It would be an easy matter of cycling through display models on, say, blenders to give something of an idea on how they work. But, that would mean treating retail workers as though they actually need the resources they need in order to do the job they’re expected to do (and admitting that they’re expected to do that job any time before they haven’t perfectly done the job.)

      • One should, but one doesn’t. The other thing being missed here is that Donnie is a stock monkey, not a salesfloor person. His only need of product knowledge is how much it s weighs and it goes.

        • *and where it goes.
          Ugh, so many typos. Or would they be considered swypos? Either way, next time I really should use my computer to reply.

      • “the employee won’t get a commission on selling.”

        AHAHAHAHA! You think most stores give commission anymore? I worked at a truck stop, and I regularly upsold $300+ GPS units and CB radios. You really think I made a dime more on those sales than on the people buying soda and chips?

      • “She asked if he knew anything about it. She did not tell him to inform her about it.”

        In my experience, there is no real difference between the two.

        When a customer asks, “Do you know anything about this product?” or anything similar to that, it is almost always a rhetorical question. They’re expecting you to say yes.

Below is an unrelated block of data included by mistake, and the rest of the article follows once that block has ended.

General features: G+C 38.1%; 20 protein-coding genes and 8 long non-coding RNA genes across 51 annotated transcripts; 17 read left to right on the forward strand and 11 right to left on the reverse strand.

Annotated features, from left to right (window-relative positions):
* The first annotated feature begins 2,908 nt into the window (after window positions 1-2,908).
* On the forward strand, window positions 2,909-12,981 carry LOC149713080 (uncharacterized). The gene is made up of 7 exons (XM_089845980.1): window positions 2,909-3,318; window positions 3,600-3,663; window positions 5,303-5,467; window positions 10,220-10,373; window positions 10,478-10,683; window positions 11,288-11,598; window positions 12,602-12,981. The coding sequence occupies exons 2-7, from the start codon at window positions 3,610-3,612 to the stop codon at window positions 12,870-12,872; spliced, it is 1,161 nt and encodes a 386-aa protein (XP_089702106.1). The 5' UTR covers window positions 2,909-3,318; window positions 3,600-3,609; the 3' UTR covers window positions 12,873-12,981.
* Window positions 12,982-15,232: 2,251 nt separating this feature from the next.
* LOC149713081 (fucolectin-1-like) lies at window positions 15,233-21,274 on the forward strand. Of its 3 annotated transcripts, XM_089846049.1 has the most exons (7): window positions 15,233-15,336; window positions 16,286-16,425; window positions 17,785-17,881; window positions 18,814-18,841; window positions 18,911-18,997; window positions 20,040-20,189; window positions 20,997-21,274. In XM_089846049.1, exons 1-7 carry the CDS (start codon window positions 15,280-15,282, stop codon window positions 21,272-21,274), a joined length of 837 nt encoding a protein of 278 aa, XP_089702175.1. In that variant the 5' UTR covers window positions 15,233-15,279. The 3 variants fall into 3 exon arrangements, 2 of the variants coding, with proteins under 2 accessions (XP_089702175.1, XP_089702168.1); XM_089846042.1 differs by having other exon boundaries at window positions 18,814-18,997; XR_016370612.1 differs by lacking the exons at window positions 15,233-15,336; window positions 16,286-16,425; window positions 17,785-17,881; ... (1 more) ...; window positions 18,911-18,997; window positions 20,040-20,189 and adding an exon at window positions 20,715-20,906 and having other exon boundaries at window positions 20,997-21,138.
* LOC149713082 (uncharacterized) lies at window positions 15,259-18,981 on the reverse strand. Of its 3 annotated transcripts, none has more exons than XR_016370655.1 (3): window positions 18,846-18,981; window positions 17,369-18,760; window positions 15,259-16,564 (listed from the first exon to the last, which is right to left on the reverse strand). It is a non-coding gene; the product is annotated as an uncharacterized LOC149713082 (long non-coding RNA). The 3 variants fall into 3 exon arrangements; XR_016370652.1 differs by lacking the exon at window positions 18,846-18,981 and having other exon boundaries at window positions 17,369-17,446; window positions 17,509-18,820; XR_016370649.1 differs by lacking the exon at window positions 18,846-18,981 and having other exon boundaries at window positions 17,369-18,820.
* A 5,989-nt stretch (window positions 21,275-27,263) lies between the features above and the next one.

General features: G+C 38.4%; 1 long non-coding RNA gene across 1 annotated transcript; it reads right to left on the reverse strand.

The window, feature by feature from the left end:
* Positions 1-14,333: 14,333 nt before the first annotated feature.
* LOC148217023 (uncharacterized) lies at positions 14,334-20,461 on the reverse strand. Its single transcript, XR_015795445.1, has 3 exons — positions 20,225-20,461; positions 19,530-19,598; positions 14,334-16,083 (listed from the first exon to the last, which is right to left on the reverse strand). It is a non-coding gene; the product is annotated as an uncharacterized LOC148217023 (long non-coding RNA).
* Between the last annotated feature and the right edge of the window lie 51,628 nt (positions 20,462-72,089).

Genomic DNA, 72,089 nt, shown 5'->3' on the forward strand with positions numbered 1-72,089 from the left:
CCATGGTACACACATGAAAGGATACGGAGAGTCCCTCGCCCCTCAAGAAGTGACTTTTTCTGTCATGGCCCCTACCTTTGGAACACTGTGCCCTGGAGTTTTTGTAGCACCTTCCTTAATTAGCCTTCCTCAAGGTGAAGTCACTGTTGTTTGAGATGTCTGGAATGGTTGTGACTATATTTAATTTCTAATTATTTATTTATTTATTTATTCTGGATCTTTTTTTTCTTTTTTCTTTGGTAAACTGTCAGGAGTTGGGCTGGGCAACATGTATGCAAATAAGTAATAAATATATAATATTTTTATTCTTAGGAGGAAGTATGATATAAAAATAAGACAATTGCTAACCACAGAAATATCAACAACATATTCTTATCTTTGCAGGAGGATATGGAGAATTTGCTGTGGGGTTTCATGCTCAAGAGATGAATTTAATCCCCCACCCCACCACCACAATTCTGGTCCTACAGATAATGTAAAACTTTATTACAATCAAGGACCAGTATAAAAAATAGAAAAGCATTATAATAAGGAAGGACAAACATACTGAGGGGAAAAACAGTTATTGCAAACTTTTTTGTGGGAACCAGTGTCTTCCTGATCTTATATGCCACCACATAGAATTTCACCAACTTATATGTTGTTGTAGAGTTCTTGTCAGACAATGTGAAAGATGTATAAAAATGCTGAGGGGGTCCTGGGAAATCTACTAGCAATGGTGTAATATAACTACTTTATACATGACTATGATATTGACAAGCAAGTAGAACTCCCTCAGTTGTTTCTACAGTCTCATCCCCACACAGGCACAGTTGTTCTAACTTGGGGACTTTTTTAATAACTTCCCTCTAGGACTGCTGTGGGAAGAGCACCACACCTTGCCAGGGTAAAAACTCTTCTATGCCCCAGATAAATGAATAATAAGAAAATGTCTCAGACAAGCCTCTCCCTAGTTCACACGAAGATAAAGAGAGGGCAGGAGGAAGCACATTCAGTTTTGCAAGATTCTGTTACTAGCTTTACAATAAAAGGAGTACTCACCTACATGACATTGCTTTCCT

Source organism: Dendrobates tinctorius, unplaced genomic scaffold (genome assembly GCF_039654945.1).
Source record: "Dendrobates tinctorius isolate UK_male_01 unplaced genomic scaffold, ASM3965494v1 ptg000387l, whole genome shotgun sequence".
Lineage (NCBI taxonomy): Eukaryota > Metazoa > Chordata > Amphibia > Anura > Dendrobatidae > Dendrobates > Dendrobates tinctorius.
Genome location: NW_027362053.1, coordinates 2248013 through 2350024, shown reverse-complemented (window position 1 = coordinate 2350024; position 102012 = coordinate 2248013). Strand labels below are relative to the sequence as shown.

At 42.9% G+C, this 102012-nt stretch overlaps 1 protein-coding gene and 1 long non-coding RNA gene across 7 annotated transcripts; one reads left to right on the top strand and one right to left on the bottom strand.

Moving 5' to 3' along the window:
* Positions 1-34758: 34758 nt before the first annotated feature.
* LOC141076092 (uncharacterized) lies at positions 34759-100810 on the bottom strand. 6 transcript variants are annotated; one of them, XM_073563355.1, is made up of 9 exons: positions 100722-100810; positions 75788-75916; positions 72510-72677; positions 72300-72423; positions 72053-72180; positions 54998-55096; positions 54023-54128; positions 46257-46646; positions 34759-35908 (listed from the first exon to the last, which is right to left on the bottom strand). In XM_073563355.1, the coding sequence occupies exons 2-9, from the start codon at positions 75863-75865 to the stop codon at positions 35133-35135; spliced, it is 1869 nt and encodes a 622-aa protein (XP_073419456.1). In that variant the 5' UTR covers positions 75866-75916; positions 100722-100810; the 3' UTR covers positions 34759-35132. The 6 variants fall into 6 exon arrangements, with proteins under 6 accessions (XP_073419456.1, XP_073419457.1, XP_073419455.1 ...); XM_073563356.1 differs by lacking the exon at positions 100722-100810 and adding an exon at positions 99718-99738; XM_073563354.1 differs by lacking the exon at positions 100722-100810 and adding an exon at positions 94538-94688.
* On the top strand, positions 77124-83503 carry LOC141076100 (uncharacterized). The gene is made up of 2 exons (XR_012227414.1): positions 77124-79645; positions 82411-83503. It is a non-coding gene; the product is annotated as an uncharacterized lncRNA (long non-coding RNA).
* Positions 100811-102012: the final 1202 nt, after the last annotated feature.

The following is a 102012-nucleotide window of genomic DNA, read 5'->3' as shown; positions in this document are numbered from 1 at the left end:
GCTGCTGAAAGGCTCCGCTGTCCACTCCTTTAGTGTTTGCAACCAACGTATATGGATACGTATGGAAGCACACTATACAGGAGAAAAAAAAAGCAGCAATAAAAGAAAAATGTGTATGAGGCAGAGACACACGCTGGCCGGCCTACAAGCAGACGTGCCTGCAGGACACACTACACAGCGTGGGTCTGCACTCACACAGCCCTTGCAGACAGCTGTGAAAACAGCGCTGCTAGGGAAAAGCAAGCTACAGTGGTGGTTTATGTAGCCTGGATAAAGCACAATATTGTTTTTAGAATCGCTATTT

If I say that I’m not familiar with an item, my customers always scrunch up their faces and say something like, “Aren’t you supposed to be knowledgeable about the merchandise?” or “Well, is there anybody here who knows something about the products you sell?”

        We all learn things over time about the specific products in our store, but even all of the employees COMBINED can’t be expected to know about every one of the literally thousands of products that a store might carry, especially a large one like Grumbel’s.

        Folks, life is not an English language textbook.

        When a customer says, “Can you get that item from that shelf for me?”, they are not asking if you are physically capable of getting the item. They’re telling you what they want, and they expect you to do it.

        Similarly, when a customer asks “if” you know something, or know the answer to a question, they are NOT asking if you know. They are telling you what they want, and they expect you to provide it.

        That has always been my experience, anyway. If your experience has been different, fine, but don’t assume that that’s ALWAYS how it is.

        • And yet you do the exact thing, inferring a generalizing and demeaning statement about customers from your limited personal experience.
          *facepalm*

          • Demeaning?

            You make it sound like it’s a value judgment to say that people don’t use textbook-perfect English in everyday speech. As opposed to, say, just a factual description of how people talk.

            Some of the commentors here have basically been saying, “She didn’t ask him for information about the item. She only asked IF he knew anything about it. Therefore, she wasn’t expecting him to know about the product, and if he had just said that he didn’t, everything would have been fine.”